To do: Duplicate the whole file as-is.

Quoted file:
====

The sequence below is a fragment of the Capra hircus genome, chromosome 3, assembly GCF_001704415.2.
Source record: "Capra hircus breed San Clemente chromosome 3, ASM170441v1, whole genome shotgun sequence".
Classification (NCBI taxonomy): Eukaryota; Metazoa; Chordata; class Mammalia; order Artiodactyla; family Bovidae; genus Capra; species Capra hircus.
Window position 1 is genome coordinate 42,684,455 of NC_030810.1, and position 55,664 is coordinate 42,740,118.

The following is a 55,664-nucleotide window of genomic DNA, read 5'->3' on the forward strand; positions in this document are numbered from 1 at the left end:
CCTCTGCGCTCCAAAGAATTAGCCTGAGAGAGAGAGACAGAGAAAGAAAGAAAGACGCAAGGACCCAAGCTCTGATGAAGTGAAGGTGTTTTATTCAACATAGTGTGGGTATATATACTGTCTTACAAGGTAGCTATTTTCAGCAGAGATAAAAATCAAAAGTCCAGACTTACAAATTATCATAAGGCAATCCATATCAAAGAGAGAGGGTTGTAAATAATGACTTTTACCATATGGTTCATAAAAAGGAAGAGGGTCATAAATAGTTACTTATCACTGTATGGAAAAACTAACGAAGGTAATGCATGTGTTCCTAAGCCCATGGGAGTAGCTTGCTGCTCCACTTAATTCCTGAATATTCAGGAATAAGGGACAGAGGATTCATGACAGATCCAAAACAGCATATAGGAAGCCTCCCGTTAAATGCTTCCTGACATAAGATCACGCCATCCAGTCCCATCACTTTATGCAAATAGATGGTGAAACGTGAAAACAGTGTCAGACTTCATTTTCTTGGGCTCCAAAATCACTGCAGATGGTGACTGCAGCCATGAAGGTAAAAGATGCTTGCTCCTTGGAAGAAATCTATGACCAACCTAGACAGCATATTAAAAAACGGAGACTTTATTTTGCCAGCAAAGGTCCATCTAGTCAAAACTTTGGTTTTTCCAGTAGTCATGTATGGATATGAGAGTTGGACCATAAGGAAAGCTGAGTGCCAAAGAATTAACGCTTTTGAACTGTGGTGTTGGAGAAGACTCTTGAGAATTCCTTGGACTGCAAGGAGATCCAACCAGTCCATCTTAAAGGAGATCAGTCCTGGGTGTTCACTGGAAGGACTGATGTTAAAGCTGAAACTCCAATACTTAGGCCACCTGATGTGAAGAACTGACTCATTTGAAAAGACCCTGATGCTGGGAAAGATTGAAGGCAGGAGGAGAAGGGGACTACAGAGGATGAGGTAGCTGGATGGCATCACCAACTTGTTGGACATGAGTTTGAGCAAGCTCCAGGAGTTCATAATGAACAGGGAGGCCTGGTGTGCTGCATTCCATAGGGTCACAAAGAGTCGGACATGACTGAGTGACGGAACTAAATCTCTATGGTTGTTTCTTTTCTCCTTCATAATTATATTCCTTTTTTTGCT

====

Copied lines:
The sequence below is a fragment of the Capra hircus genome, chromosome 3, assembly GCF_001704415.2.
Source record: "Capra hircus breed San Clemente chromosome 3, ASM170441v1, whole genome shotgun sequence".
Classification (NCBI taxonomy): Eukaryota; Metazoa; Chordata; class Mammalia; order Artiodactyla; family Bovidae; genus Capra; species Capra hircus.
Window position 1 is genome coordinate 42,684,455 of NC_030810.1, and position 55,664 is coordinate 42,740,118.

The following is a 55,664-nucleotide window of genomic DNA, read 5'->3' on the forward strand; positions in this document are numbered from 1 at the left end:
CCTCTGCGCTCCAAAGAATTAGCCTGAGAGAGAGAGACAGAGAAAGAAAGAAAGACGCAAGGACCCAAGCTCTGATGAAGTGAAGGTGTTTTATTCAACATAGTGTGGGTATATATACTGTCTTACAAGGTAGCTATTTTCAGCAGAGATAAAAATCAAAAGTCCAGACTTACAAATTATCATAAGGCAATCCATATCAAAGAGAGAGGGTTGTAAATAATGACTTTTACCATATGGTTCATAAAAAGGAAGAGGGTCATAAATAGTTACTTATCACTGTATGGAAAAACTAACGAAGGTAATGCATGTGTTCCTAAGCCCATGGGAGTAGCTTGCTGCTCCACTTAATTCCTGAATATTCAGGAATAAGGGACAGAGGATTCATGACAGATCCAAAACAGCATATAGGAAGCCTCCCGTTAAATGCTTCCTGACATAAGATCACGCCATCCAGTCCCATCACTTTATGCAAATAGATGGTGAAACGTGAAAACAGTGTCAGACTTCATTTTCTTGGGCTCCAAAATCACTGCAGATGGTGACTGCAGCCATGAAGGTAAAAGATGCTTGCTCCTTGGAAGAAATCTATGACCAACCTAGACAGCATATTAAAAAACGGAGACTTTATTTTGCCAGCAAAGGTCCATCTAGTCAAAACTTTGGTTTTTCCAGTAGTCATGTATGGATATGAGAGTTGGACCATAAGGAAAGCTGAGTGCCAAAGAATTAACGCTTTTGAACTGTGGTGTTGGAGAAGACTCTTGAGAATTCCTTGGACTGCAAGGAGATCCAACCAGTCCATCTTAAAGGAGATCAGTCCTGGGTGTTCACTGGAAGGACTGATGTTAAAGCTGAAACTCCAATACTTAGGCCACCTGATGTGAAGAACTGACTCATTTGAAAAGACCCTGATGCTGGGAAAGATTGAAGGCAGGAGGAGAAGGGGACTACAGAGGATGAGGTAGCTGGATGGCATCACCAACTTGTTGGACATGAGTTTGAGCAAGCTCCAGGAGTTCATAATGAACAGGGAGGCCTGGTGTGCTGCATTCCATAGGGTCACAAAGAGTCGGACATGACTGAGTGACGGAACTAAATCTCTATGGTTGTTTCTTTTCTCCTTCATAATTATATTCCTTTTTTTGCT